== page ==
Several years ago, for the 20th anniversary of acid house and Britain's "second summer of love",
I interviewed some of
the main players of those early days for the Observer Music Monthly magazine. It was a brief oral history, weaving together snippets from the main DJs, promoters and original ravers. "No one's really told the story of acid house like this," Hacienda DJ Mike Pickering told me. When the 25th anniversary came around, it felt like the right time to speak to those people and others to pull together all their stories, many of which had never been told, for a book. I interviewed more than 80 people, from DJs such as Sasha, Paul Oakenfold and Andrew Weatherall, musicians such as Boy George and 808 State, to promoters, ravers, dealers and police. Everyone had a slightly different take on proceedings, depending on where their initiation came. Each had experienced their own epiphany. "That's why acid house spread so quickly," DJ Terry Farley told me. "Whenever it hit a new town, the first people in that town felt like they had the best secret ever. But they had this desperate itch to tell everyone and spread the word."
"It's the closest thing to mass organised zombie-dom," frowned BBC Radio 1 DJ Peter Powell, when acid house first arrived. "I really don't think it should go any further."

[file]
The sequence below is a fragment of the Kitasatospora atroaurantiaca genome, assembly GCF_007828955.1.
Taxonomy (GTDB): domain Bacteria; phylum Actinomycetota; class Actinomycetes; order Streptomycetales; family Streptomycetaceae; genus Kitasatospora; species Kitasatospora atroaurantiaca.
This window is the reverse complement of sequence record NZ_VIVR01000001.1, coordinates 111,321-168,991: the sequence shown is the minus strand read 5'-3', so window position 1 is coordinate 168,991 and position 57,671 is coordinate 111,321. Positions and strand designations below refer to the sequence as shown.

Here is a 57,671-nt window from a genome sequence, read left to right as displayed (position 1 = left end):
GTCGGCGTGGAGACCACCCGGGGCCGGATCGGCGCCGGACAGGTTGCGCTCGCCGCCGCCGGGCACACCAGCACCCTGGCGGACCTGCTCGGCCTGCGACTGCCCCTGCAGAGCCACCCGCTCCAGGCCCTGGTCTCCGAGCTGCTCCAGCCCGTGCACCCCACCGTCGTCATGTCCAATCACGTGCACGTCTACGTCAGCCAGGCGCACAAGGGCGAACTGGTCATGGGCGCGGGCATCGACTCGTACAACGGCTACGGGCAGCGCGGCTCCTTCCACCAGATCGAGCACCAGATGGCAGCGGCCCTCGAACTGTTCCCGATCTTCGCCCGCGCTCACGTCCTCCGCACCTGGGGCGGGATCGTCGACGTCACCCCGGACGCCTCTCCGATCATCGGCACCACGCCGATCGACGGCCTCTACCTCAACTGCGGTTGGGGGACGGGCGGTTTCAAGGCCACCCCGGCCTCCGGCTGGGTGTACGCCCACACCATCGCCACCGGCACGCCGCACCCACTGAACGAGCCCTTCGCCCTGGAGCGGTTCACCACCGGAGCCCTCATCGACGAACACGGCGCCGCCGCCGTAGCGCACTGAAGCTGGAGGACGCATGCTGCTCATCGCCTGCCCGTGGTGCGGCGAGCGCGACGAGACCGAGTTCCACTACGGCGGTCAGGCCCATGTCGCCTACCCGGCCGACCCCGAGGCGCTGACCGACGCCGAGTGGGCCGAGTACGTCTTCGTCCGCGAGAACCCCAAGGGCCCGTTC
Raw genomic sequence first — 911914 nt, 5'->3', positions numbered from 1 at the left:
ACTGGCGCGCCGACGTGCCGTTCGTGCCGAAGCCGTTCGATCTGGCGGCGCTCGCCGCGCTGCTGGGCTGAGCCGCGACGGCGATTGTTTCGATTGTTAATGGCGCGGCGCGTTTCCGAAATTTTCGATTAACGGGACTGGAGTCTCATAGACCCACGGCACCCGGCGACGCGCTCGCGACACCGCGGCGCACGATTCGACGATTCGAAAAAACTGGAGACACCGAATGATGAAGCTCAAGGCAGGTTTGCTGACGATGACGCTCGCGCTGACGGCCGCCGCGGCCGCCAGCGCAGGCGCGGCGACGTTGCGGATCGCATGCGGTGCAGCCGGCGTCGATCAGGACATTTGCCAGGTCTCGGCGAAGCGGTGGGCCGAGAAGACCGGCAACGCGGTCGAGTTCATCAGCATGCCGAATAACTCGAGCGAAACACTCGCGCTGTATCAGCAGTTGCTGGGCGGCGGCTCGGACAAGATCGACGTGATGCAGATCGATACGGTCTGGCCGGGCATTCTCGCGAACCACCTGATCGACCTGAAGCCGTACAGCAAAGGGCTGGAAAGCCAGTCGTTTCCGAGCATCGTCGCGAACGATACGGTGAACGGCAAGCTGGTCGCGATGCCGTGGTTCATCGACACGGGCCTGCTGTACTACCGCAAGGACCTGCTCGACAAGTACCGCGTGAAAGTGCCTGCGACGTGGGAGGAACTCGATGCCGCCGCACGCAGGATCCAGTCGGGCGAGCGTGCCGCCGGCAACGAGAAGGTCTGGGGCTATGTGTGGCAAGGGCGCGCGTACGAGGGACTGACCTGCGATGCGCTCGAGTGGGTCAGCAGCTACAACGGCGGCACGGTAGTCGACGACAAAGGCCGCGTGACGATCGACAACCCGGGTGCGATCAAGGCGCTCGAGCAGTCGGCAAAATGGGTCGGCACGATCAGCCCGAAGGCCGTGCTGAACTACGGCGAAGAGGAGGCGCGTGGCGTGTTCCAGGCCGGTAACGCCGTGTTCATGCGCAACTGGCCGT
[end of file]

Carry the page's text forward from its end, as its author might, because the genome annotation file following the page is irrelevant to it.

Powell couldn't have been more mistaken. The acid house revolution that started in basements and warehouses has gone much further than even the most evangelical early devotees could have imagined. The music originally came from Chicago (the term "house music" comes from Chicago club the Warehouse) defined by the squelching sound of the Roland TB-303, but remained an underground music in the US at first.
In the mid-80s, the UK embraced acid house, together with the new drug, ecstasy, with gusto. A new scene grew up around it that changed the social and cultural habits of a generation. It was the biggest youth revolution since the 60s and, as with the mods and rockers before, fell victim to what sociologist Stanley Cohen called "moral panic" in his landmark 1972 study, Folk Devils and Moral Panics. As the media sensationalised the dangers of acid house and ecstasy, the movement became a challenge to authority, prompting parliament to pass new laws aimed at curbing the revolution and the police to establish a unit dedicated to stopping unlicensed parties. A movement that had been pro-hedonism rather than anti-authority became political by default.
Before acid house, nightclubs in Britain were mostly depressing places where revellers went to get drunk and perhaps meet someone of the opposite sex or fight someone of the same sex. Acid house, aided by the introduction of ecstasy, turned nightclubs back into what they were supposed to be all along: a place to dance.